Ocoee Chapter DAR meets in June

Posted 6/7/18

Ocoee Chapter DAR Meets

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Ocoee Chapter DAR meets in June


The Ocoee Chapter Daughters of the American Revolution held its June meeting recently at the Elks Lodge, and celebrated the 222nd anniversary of Tennessee’s statehood. Regent Leigh Ann Boyd presided and led in the Ritual. Katy Tippens led in the singing of the National Anthem.

Debra Hamilton gave a memorial tribute to member Rinehart Lackey, who passed away recently, and led the prayer.

Boyd introduced guests and announced the names of those members having birthdays in June, July, or August, wishing them a happy birthday.

She reported on recent events in which Chapter members participated and announced the dates of several upcoming events. Members were reminded to observe Flag Day on June 13 and to join other DAR members at the Brainerd Mission for the Flag raising at 2:30 p.m. that day.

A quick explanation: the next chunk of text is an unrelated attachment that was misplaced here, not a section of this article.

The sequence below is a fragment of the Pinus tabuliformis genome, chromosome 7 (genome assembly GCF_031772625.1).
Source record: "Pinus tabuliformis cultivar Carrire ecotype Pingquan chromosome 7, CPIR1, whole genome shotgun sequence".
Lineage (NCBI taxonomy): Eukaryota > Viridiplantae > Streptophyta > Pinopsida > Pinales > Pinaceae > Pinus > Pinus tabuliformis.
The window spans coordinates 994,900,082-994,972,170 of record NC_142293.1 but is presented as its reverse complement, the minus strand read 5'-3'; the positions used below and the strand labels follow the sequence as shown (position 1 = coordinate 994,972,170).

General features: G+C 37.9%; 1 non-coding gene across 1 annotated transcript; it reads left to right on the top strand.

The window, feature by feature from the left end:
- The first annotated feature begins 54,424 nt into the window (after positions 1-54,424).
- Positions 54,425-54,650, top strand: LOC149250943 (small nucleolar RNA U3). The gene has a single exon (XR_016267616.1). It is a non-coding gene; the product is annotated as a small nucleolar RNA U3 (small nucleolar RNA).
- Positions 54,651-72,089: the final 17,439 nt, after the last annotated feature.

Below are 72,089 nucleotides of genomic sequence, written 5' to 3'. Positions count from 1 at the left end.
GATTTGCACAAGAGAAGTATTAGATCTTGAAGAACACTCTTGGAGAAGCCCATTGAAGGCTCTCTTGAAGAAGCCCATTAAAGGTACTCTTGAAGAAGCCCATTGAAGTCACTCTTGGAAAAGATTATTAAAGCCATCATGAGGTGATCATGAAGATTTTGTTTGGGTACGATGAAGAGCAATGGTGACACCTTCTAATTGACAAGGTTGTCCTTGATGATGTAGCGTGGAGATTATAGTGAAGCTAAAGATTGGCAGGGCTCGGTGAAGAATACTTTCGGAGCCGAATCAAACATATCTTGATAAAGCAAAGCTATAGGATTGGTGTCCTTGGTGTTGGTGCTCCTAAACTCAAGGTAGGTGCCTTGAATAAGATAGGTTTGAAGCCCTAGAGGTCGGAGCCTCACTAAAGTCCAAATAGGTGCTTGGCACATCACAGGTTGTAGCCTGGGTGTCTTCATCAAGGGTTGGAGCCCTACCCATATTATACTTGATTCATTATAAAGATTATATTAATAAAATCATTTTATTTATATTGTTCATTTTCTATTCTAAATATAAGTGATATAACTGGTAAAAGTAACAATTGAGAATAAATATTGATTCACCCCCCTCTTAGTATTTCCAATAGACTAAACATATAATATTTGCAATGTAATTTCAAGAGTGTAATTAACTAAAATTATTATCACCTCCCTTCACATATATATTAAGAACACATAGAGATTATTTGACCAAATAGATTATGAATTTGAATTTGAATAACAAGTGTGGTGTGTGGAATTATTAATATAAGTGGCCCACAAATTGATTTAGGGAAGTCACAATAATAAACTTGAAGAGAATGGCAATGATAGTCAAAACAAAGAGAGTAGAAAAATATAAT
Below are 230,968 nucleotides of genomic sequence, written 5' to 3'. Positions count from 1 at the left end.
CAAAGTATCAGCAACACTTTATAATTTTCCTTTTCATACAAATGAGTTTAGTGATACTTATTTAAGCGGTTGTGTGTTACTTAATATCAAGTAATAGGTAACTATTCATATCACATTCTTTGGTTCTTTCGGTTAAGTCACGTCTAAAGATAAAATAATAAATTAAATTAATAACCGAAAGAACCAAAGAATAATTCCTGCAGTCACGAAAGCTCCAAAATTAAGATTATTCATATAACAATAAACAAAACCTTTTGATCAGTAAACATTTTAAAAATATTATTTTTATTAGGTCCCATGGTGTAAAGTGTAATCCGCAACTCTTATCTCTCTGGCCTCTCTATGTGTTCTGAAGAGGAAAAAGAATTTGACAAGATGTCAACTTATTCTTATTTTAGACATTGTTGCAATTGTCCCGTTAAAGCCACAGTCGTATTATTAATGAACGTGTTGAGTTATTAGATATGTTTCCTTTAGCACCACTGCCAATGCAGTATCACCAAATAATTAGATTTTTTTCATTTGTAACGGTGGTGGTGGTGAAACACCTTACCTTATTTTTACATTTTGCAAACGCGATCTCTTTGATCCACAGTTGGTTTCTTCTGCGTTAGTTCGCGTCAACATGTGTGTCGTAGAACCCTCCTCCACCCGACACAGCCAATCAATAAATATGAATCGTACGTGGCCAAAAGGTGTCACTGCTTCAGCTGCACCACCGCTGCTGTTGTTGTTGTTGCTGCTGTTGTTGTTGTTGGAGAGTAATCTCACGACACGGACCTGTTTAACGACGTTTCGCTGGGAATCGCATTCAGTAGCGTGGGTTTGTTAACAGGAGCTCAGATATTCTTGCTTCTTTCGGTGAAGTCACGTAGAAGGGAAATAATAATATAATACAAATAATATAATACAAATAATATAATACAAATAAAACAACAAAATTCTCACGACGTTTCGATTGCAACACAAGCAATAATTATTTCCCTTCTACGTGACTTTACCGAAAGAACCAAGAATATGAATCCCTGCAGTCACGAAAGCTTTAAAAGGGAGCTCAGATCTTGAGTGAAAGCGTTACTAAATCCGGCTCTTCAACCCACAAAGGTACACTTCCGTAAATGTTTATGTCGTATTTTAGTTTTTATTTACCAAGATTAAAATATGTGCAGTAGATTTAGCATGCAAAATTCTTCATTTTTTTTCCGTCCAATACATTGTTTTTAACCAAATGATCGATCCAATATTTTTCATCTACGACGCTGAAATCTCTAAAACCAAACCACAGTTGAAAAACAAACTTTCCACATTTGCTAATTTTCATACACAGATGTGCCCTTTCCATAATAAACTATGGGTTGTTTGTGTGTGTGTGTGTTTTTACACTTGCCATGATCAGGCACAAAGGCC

Boyd read President General Ann T. Dillon’s message to the Daughters which included the following:  

“I am looking forward to welcoming members to our National Headquarters this month for the 127th Continental Congress.

“While you are visiting Headquarters, be sure to see the restored Constitution Hall Stage and the renovated DAR Museum Gallery.

“The DAR Library has put together some helpful tips for researching in the Library. Because many of the resources in the DAR Library have been digitized, you can do a lot of research at home, even if you are unable to attend Congress.

“Marking a Revolutionary War Patriot’s grave can sometimes seem like a daunting task, but the Historian General’s office has put together procedures that make it easier for chapters.”

National Defense Chairman Sarah Dorset gave a brief biography of John Hancock as part of her series on Patriots of the Revolutionary War.

John Hancock, born in 1737 and best known as the most prominent signer of the Declaration of Independence, practiced writing his name in order to sign boldly and with such flourish.

Hancock, who lived with his rich uncle after the death of his parents, became one of the wealthiest men in New England. After graduating from Harvard, he became a merchant, statesman and prominent Patriot.